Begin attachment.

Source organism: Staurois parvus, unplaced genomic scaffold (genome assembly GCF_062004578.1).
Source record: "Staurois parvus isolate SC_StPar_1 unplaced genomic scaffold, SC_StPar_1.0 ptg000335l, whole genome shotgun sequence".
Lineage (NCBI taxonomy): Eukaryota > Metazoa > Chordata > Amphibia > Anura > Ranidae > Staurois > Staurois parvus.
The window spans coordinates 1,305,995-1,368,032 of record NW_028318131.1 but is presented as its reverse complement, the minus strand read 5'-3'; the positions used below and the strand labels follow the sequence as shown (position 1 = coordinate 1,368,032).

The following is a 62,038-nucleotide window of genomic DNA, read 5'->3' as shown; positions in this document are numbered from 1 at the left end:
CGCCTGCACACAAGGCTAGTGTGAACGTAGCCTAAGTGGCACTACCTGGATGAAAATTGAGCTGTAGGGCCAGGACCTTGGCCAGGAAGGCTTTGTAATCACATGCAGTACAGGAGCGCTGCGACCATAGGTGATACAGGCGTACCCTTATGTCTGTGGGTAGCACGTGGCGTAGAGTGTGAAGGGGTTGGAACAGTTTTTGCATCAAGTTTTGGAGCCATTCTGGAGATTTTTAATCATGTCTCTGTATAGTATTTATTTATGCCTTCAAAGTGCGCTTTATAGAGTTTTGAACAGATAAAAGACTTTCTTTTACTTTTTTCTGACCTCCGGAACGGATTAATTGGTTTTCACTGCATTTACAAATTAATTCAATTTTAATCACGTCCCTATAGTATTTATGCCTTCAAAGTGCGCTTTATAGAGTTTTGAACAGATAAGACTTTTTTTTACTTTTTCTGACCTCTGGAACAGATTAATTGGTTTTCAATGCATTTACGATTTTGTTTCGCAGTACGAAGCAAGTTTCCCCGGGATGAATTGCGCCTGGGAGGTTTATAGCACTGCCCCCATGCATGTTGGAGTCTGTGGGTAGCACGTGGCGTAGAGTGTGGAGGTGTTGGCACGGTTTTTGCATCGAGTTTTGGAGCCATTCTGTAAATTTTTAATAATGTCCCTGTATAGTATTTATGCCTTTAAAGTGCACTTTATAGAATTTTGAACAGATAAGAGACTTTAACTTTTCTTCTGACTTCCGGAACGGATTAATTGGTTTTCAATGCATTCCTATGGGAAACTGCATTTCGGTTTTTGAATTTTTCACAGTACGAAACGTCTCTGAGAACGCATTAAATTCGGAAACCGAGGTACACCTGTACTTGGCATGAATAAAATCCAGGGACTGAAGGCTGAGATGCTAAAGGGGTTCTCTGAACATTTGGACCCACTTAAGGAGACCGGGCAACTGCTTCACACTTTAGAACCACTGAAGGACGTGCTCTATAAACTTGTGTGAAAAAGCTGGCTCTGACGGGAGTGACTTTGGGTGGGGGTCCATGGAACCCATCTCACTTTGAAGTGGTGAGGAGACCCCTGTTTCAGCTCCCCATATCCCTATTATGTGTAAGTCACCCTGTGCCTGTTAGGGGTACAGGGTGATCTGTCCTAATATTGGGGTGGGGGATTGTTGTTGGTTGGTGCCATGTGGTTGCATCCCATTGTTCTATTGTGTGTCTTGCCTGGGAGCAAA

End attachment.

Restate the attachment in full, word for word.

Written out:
Source organism: Staurois parvus, unplaced genomic scaffold (genome assembly GCF_062004578.1).
Source record: "Staurois parvus isolate SC_StPar_1 unplaced genomic scaffold, SC_StPar_1.0 ptg000335l, whole genome shotgun sequence".
Lineage (NCBI taxonomy): Eukaryota > Metazoa > Chordata > Amphibia > Anura > Ranidae > Staurois > Staurois parvus.
The window spans coordinates 1,305,995-1,368,032 of record NW_028318131.1 but is presented as its reverse complement, the minus strand read 5'-3'; the positions used below and the strand labels follow the sequence as shown (position 1 = coordinate 1,368,032).

The following is a 62,038-nucleotide window of genomic DNA, read 5'->3' as shown; positions in this document are numbered from 1 at the left end:
CGCCTGCACACAAGGCTAGTGTGAACGTAGCCTAAGTGGCACTACCTGGATGAAAATTGAGCTGTAGGGCCAGGACCTTGGCCAGGAAGGCTTTGTAATCACATGCAGTACAGGAGCGCTGCGACCATAGGTGATACAGGCGTACCCTTATGTCTGTGGGTAGCACGTGGCGTAGAGTGTGAAGGGGTTGGAACAGTTTTTGCATCAAGTTTTGGAGCCATTCTGGAGATTTTTAATCATGTCTCTGTATAGTATTTATTTATGCCTTCAAAGTGCGCTTTATAGAGTTTTGAACAGATAAAAGACTTTCTTTTACTTTTTTCTGACCTCCGGAACGGATTAATTGGTTTTCACTGCATTTACAAATTAATTCAATTTTAATCACGTCCCTATAGTATTTATGCCTTCAAAGTGCGCTTTATAGAGTTTTGAACAGATAAGACTTTTTTTTACTTTTTCTGACCTCTGGAACAGATTAATTGGTTTTCAATGCATTTACGATTTTGTTTCGCAGTACGAAGCAAGTTTCCCCGGGATGAATTGCGCCTGGGAGGTTTATAGCACTGCCCCCATGCATGTTGGAGTCTGTGGGTAGCACGTGGCGTAGAGTGTGGAGGTGTTGGCACGGTTTTTGCATCGAGTTTTGGAGCCATTCTGTAAATTTTTAATAATGTCCCTGTATAGTATTTATGCCTTTAAAGTGCACTTTATAGAATTTTGAACAGATAAGAGACTTTAACTTTTCTTCTGACTTCCGGAACGGATTAATTGGTTTTCAATGCATTCCTATGGGAAACTGCATTTCGGTTTTTGAATTTTTCACAGTACGAAACGTCTCTGAGAACGCATTAAATTCGGAAACCGAGGTACACCTGTACTTGGCATGAATAAAATCCAGGGACTGAAGGCTGAGATGCTAAAGGGGTTCTCTGAACATTTGGACCCACTTAAGGAGACCGGGCAACTGCTTCACACTTTAGAACCACTGAAGGACGTGCTCTATAAACTTGTGTGAAAAAGCTGGCTCTGACGGGAGTGACTTTGGGTGGGGGTCCATGGAACCCATCTCACTTTGAAGTGGTGAGGAGACCCCTGTTTCAGCTCCCCATATCCCTATTATGTGTAAGTCACCCTGTGCCTGTTAGGGGTACAGGGTGATCTGTCCTAATATTGGGGTGGGGGATTGTTGTTGGTTGGTGCCATGTGGTTGCATCCCATTGTTCTATTGTGTGTCTTGCCTGGGAGCAAA